Businesses that didn’t slip into NPA till March 1, and were treated as ‘standard’ accounts will benefit from the scheme which will have to be implemented by March 1, 2021
The Micro, Small and Medium Enterprises (MSMEs) got another window of breather from the Reserve Bank of India (RBI) on Thursday which allowed restructuring of loans for small businesses impacted by the Covid-19 pandemic.
MSMEs that didn’t slip into non-performing asset (NPA) till March 1, 2020 and were treated as ‘standard’ accounts will benefit from the scheme which will have to be implemented by March 1, 2021. This is an extension of a continuing scheme, in place till December 31, 2020, which was meant for ‘standard’ accounts till January 1, 2020.
The move is significant as the chance of an MSME loan account slipping into NPA is higher than that of others. In its financial stability report released last month, the RBI had said that the MSME sector has been affected during the pandemic because of lack of cash flows.
“The restructuring will provide the necessary relief to the MSME sector which has experienced one of the most severe impact resulting from the conditions of lockdown, containment, reverse migration, supply chain and trade choking etc, due to Covid,” said Uday Kotak, President of the Confederation of Indian Industry.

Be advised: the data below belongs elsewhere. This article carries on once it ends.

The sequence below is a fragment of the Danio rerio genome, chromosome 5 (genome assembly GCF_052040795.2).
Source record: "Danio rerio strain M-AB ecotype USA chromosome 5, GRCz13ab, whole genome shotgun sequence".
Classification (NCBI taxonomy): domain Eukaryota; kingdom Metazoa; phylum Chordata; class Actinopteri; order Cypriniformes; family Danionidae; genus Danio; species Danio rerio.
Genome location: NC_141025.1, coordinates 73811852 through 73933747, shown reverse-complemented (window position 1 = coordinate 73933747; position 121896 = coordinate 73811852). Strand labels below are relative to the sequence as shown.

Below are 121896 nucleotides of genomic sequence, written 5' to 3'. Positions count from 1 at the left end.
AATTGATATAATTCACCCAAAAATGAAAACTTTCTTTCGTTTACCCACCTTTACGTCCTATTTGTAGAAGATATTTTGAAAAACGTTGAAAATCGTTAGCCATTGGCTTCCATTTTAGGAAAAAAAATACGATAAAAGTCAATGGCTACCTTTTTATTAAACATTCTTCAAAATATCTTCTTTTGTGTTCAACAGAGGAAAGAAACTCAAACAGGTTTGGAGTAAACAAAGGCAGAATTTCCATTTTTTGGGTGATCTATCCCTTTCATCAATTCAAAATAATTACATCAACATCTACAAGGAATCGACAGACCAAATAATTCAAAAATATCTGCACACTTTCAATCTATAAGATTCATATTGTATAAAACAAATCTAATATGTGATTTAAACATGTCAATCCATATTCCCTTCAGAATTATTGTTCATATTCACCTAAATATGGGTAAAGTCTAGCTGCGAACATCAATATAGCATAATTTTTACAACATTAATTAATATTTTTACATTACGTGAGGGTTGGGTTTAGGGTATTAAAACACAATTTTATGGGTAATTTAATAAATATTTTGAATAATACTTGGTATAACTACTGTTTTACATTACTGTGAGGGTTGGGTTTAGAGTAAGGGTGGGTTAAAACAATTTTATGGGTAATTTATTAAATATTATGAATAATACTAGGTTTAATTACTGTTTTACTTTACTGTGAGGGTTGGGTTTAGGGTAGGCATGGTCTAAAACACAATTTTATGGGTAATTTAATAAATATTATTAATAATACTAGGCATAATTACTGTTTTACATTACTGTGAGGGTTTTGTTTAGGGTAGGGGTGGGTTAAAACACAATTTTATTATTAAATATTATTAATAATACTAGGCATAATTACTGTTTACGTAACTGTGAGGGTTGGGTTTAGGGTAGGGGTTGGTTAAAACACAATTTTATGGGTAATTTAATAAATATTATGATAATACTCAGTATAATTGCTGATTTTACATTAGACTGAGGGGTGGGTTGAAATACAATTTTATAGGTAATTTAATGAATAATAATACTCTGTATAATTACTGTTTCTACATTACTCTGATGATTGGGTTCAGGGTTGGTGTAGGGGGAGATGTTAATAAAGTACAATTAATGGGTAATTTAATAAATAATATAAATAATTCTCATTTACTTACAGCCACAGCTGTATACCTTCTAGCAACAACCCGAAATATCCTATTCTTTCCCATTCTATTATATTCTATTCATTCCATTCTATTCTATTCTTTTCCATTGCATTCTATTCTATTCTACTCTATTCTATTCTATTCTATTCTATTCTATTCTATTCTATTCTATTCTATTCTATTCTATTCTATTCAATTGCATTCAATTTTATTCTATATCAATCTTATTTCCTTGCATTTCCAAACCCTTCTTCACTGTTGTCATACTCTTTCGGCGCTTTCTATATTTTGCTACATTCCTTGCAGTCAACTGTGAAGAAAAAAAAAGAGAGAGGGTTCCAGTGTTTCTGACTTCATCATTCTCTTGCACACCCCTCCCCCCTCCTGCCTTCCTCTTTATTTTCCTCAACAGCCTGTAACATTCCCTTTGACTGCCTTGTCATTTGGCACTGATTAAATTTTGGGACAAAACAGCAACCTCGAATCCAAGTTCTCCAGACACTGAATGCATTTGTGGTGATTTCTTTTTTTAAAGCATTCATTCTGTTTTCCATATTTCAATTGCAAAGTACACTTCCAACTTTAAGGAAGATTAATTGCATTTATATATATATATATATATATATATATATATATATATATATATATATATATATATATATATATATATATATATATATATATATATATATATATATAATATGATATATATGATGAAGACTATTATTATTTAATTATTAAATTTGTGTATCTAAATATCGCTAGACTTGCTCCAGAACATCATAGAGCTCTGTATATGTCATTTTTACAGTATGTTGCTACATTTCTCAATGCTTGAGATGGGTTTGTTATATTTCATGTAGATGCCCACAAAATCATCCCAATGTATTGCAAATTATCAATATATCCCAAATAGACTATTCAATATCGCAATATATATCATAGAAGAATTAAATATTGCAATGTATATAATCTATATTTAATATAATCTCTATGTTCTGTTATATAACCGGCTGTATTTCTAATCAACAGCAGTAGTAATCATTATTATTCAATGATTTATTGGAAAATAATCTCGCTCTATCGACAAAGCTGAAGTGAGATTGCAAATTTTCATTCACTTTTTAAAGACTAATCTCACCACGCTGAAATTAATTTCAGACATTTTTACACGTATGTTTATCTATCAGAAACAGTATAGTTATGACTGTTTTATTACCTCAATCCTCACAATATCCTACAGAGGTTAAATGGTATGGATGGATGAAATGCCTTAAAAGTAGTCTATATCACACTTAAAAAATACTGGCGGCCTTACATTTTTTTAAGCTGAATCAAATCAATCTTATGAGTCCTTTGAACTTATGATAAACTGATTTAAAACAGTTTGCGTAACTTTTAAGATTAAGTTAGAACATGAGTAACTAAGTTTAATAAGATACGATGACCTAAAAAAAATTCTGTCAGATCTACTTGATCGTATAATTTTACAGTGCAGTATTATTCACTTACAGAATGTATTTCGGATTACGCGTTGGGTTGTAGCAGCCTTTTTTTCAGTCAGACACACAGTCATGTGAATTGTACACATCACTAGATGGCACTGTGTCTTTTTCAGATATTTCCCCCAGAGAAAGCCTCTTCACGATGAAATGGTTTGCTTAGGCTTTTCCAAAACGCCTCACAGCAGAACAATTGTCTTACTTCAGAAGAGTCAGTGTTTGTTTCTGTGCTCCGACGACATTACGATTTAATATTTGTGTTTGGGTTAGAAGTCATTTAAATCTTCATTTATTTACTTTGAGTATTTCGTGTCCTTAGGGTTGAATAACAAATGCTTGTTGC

However, only MSMEs registered under the Goods and Services Tax with aggregate borrowings up to Rs 25 crore as of March 1, 2020 will be covered under the scheme.
“Asset classification of borrowers classified as standard may be retained as such, whereas the accounts which may have slipped into NPA category between March 2, 2020 and date of implementation may be upgraded as ‘standard asset’, as on the date of implementation of the restructuring plan,” the RBI circular dated August 6 stated.
The existing restructuring scheme was applicable to around 900,000 MSMEs. Till January 31, 2020, more than 600,000 MSME accounts were restructured by the public sector banks of amount involving Rs 22,650 crore.
A recent RBI analysis showed that the MSMEs were the highest proportion of loan segment, in terms of amount, to avail the moratorium facility (i.e. pause in repayment of loans). Around 65 per cent of loan outstanding for MSMEs were under moratorium till April 30.
Union Bank managing director and chief executive officer Rajkiran Rai G. said that the MSMEs will be able to recover back to normalcy in another one-two years with the RBI’s move.
“The policy decisions reflect a good understanding of the working of MSMEs and restructuring matching the cash flow, factoring the impact of Covid-19, will reduce slippage in MSMEs to a large extent if handled well. This move coupled with the government’s emergency credit line will help the MSMEs to restart business with no immediate pressure of loan repayments,” Rai said. He added that though the restructuring for corporate accounts will have a lot of safeguards, the scheme for MSMEs was more liberal.
The Federation of Indian Micro and Small & Medium Enterprises (FISME) pointed out that restructuring or liquidation exercise becomes difficult for loss-making MSMEs because of competing claims of multiple creditors who want to take possession of MSME assets, in the absence of Insolvency and Bankruptcy Rules for proprietorship and partnership firms. Such firms make up more than 90 per cent of the sector.